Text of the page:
Climate Change Adaptation
. Climate change adaptation, as per the United Nations Framework Convention on Climate Change (UNFCCC), refers to “adjustments in ecological, social, or economic systems in response to actual or expected climatic stimuli and their effects or impacts.”Adaptation refers to changes in “processes, practices and structures to moderate potential damages or to benefit from opportunities associated with climate change”(see http://unfccc.int/focus/adaptation/items/6999.php). The purpose of these adaptations is to decrease vulnerability and minimize risks for humans and ecosystems. Common approaches focus on expanding resilience or “adaptive capacity”by people, groups, and institutions.
Vulnerability and resilience
are inherently social concepts and tied to social equity. Someone’s sex, socioeconomic standing, assets, age, education, ethnicity, and other variables strongly influence her/his relative vulnerability to the impacts of climate change and related risks. Adaptation to climate change is likely to be inefficient and inequitable if it does not consider the multidimensional and differentiated nature of poverty and vulnerability. Adaptation strategies are highly context-specific and culturally bound;they should build on capacity, assets, and traditional responses to climate variability and not erode long-standing adaptive capacities. While serving immediate needs is important, there is also a place for structural reforms to address vulnerability and its causes as well as incentives and capacity building for institutional and governance structures.
refer to the relations of power and dominance that influence the life chances of women and men. These relations impact individual and household vulnerability to climate-related risks, and also determine the acceptability of proposed CCA actions and their outcome.
The term gender
refers to how societies and specific cultures assign roles and ascribe characteristics to men and women on the basis of their sex. For example, many cultures share expectations that women and girls are responsible for water collection, family hygiene and sanitation practices, agricultural duties, and family care, whereas men are more involved in control over cash income and in household and community decisions.
, which are formal and informal beliefs about how men and women are supposed to behave, are learned. These roles, as well as the relations between men and women—referred to as gender relations
—are not static. They change, depending on societal values and social change in women’s status relative to men’s status. For example, women are not taught or allowed to swim or climb trees in many cultures due to modesty issues. These limitations proved fatal for many women during tsunami-caused flooding in Aceh and elsewhere.
The term gender equality
, as enshrined in international and national constitutions and other human rights agreements, refers to equal rights, power, responsibilities, and opportunities for women and men, as well as equal consideration of their interests, needs, and priorities. Advancing gender equality often involves eliminating formal and informal barriers and other types of discrimination that are based on someone’s sex. In insurance and loan schemes for CCA investments, women as individuals may have less access than men because they do not have land titles for use as collateral. Women own less land than men and have less secure access due to sex-based discrimination in formal and informal tenure systems.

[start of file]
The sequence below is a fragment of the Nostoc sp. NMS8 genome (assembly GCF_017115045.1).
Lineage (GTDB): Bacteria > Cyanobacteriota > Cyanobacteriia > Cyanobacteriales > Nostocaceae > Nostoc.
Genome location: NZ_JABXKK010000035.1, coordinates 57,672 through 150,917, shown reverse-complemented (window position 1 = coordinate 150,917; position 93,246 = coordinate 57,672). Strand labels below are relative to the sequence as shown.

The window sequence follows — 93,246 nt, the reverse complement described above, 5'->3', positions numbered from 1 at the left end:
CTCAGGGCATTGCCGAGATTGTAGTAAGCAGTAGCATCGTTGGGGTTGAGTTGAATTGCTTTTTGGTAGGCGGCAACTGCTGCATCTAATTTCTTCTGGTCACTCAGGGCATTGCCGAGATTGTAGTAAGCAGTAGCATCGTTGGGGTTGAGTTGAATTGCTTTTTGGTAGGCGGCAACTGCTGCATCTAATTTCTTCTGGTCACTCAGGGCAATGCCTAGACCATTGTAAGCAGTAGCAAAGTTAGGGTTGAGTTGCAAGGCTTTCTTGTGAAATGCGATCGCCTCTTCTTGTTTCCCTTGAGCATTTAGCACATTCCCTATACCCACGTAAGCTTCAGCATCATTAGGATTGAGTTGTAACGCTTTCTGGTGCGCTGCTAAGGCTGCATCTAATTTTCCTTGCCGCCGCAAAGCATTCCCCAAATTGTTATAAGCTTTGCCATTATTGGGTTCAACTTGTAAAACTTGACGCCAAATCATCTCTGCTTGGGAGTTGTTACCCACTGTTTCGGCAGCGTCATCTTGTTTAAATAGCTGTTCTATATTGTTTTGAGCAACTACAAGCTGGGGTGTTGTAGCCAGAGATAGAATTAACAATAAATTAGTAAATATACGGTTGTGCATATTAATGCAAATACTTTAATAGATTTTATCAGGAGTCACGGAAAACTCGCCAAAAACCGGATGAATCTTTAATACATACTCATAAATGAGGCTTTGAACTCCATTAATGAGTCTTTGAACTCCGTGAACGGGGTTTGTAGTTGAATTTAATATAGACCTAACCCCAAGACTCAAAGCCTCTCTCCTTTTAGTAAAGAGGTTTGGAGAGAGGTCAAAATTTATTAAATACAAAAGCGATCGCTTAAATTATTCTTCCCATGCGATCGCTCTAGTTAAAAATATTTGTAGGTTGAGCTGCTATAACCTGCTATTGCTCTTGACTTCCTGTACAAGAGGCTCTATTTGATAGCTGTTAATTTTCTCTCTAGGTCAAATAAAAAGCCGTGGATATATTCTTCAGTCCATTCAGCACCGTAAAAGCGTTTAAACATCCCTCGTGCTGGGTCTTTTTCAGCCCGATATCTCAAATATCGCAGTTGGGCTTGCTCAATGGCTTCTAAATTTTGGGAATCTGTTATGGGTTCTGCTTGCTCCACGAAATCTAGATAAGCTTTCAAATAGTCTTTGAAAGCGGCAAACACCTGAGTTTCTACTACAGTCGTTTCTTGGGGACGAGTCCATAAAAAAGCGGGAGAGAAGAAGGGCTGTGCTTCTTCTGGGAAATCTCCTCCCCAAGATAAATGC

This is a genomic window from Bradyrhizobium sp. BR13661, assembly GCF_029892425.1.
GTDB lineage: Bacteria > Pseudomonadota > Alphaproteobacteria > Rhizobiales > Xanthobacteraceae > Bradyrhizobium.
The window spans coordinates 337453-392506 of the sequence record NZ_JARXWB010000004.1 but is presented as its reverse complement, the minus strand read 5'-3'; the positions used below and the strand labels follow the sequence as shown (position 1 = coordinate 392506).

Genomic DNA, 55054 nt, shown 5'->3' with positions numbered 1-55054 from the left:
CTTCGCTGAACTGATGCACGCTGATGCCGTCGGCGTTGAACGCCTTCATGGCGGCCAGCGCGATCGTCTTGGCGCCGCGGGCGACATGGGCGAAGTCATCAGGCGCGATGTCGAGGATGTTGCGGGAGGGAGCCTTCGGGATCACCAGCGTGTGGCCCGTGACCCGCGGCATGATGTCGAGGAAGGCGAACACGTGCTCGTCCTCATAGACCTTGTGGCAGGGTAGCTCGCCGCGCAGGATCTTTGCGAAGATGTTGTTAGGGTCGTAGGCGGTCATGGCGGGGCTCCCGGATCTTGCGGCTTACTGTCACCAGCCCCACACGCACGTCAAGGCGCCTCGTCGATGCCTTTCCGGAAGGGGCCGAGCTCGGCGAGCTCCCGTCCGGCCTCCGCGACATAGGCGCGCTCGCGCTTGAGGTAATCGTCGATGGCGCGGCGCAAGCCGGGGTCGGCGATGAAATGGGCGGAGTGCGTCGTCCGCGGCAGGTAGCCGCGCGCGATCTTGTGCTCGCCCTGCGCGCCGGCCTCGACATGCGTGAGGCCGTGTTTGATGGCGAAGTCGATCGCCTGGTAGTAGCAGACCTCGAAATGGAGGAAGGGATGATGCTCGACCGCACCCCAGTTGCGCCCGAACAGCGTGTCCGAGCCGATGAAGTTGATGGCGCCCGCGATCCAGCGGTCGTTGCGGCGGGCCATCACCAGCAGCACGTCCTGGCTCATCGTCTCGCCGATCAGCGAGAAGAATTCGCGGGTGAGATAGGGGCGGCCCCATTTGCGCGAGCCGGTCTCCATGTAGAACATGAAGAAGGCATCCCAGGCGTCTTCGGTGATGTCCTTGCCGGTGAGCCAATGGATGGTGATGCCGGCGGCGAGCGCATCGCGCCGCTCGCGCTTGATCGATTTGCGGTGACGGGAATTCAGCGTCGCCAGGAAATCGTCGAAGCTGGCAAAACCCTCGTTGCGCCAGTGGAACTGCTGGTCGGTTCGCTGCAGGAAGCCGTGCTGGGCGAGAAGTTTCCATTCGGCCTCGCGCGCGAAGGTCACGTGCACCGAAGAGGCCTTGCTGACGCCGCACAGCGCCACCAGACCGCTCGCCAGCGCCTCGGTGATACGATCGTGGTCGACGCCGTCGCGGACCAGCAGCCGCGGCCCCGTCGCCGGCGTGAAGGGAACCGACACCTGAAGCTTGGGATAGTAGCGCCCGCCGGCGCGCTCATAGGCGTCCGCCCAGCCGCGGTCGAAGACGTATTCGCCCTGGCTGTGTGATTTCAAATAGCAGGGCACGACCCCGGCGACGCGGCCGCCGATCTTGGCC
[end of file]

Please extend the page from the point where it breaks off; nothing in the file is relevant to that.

refers to a variety of methods that are used to understand the relationships between men and women, relative access to resources, and the different constraints that they face. These analyses can address multiple levels, from intra-household to community to higher social, political, or institutional levels. Box 1 above highlights several key gender topics for the gender analyses for CCA project design. Gender analyses also consider gender balance
, which refers to the sex ratio of men and women, in terms of percentages, in various positions in societies, organization, and systems such as economic value chains. As part of gender analysis, other social differences (e.g., race, ethnicity, religions, culture, class, age, disability, and status) are considered to identify differences among women and differences among men. For example, both men and women from richer households are likely to be more resilient in the face of climate change and better able to adopt climate-friendly technologies.
refers to the art and science of interpreting gender data and creating tailored policy, program, or project strategies that are culturally appropriate, minimize negative social impacts, and advance gender equality while achieving other project objectives. Gender mainstreaming strategies are relevant to project design, implementation, and M&E. To this end, many projects and institutions develop gender equality principles
, gender policies
, and gender strategies
, as well as more specific GAPs, with commitments and delegation of responsibilities. In some cases, oversight is delegated to gender focal points
(GFPs), who serve as internal gender advocates and resource people for other staff. Examples of these mainstreaming actions can be found in the case studies (Section 8).
are a methodology employed during project preparation and implementation, which uses human rights as a framework to guide the development process. It starts from the assumption that people have a human right to achieve economic, social, and cultural development.
This sourcebook was originally developed by the United States Agency for International Development (USAID) through the USAID Adapt Asia-Pacific project. It is managed and hosted by the Asia Pacific Adaptation Network.